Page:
Japan’s Nikkei share average touched its lowest intraday level in almost four months on Tuesday, as a missile fired by North Korea over Japan put investors on edge and increased the yen’s safe-haven appeal. The Nikkei ended 0.5 percent lower at 19,362.55. At one point in the morning, it reached 19,280.02, a 0.9 percent drop for the day and the lowest level since May 1.
The benchmark index, which has lost 1.2 percent in August, fell below its 200-day moving average for the first time since November. “Risk-off phenomenon is a factor today,” said Stefan Worrall, director of Japan equity sales at Credit Suisse in Tokyo. “But what is more important to the broader context is that we’re coming to the end of the summer period, as the end of August is usually the slowest period for markets.”
Tensions on the Korean peninsula had eased in recent sessions, but Pyongyang rekindled them by firing a missile on Tuesday morning that flew over Japan and landed in the Pacific waters off the northern region of Hokkaido. That pushed the perceived safe-haven yen higher against the dollar, which was down 0.4 percent at 108.65 yen after hitting 108.320, its lowest since April 18.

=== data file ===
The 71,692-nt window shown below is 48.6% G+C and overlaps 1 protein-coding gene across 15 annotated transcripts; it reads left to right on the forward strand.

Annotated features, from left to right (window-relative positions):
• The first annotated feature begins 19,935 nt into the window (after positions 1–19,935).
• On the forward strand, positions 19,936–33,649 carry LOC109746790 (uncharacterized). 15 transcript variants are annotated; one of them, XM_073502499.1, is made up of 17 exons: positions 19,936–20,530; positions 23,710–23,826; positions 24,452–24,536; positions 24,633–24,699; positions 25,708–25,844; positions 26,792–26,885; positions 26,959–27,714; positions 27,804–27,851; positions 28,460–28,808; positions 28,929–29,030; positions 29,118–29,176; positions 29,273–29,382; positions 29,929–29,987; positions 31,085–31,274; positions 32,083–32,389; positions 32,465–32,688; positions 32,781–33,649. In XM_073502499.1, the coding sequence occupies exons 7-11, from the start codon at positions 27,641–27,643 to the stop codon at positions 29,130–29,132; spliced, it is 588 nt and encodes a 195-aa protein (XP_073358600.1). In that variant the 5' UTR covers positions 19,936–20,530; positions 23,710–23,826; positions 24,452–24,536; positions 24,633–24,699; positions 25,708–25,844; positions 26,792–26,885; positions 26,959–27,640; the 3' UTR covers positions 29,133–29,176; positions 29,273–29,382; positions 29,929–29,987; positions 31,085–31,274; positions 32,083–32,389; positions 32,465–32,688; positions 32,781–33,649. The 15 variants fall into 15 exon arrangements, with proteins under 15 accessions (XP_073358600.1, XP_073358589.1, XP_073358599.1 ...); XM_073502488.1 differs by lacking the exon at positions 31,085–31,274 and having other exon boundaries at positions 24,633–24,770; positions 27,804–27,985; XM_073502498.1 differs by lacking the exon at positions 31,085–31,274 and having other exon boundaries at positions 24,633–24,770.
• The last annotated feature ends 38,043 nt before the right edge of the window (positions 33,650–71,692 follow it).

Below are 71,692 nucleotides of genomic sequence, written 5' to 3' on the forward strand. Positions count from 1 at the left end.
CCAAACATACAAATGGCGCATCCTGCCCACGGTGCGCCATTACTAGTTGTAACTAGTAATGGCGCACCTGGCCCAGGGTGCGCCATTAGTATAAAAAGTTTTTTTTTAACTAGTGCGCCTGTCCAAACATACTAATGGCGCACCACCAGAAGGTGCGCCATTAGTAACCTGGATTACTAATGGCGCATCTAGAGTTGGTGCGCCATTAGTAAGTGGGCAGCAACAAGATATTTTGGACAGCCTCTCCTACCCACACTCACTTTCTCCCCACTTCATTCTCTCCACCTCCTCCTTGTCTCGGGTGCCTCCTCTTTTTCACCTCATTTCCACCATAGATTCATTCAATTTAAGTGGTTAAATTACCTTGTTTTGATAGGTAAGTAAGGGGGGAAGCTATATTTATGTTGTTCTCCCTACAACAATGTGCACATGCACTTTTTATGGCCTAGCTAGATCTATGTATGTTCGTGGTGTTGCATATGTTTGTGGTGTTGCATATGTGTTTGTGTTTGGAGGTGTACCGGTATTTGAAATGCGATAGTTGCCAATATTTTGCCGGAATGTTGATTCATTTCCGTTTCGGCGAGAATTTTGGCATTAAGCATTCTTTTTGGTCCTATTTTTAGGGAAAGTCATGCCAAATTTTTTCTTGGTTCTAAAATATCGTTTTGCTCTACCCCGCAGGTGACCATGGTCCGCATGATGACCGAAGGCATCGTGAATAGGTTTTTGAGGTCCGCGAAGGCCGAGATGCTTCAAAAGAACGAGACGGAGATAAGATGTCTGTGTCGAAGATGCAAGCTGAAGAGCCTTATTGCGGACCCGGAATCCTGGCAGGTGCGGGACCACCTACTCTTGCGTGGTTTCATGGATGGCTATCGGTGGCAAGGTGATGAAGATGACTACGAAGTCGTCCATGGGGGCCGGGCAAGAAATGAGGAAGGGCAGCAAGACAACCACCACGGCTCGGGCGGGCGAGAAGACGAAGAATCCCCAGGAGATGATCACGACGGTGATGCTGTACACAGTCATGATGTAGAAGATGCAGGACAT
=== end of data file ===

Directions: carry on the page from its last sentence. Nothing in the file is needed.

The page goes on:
The yen tends to benefit during periods of geopolitical stress on the assumption that Japanese investors will repatriate funds in a crisis. Still, some major exporters shrugged off the stronger Japanese currency. Nissan Motor Co, rose 0.4 percent; Subaru Corp inched up 0.1 cent higher and Hitachi Ltd ended 0.4 percent higher.
But brokerage stocks were hit, with Nomura Holdings and Daiwa Securities both down 0.8 percent. Kumagai Gumi soared 4.4 percent after the Nikkei business daily reported the construction company’s dividend payout ratio would likely rise to up to 30 percent as early as the year ending March 2019.
The broader Topix dropped 0.2 percent to 1,597.76.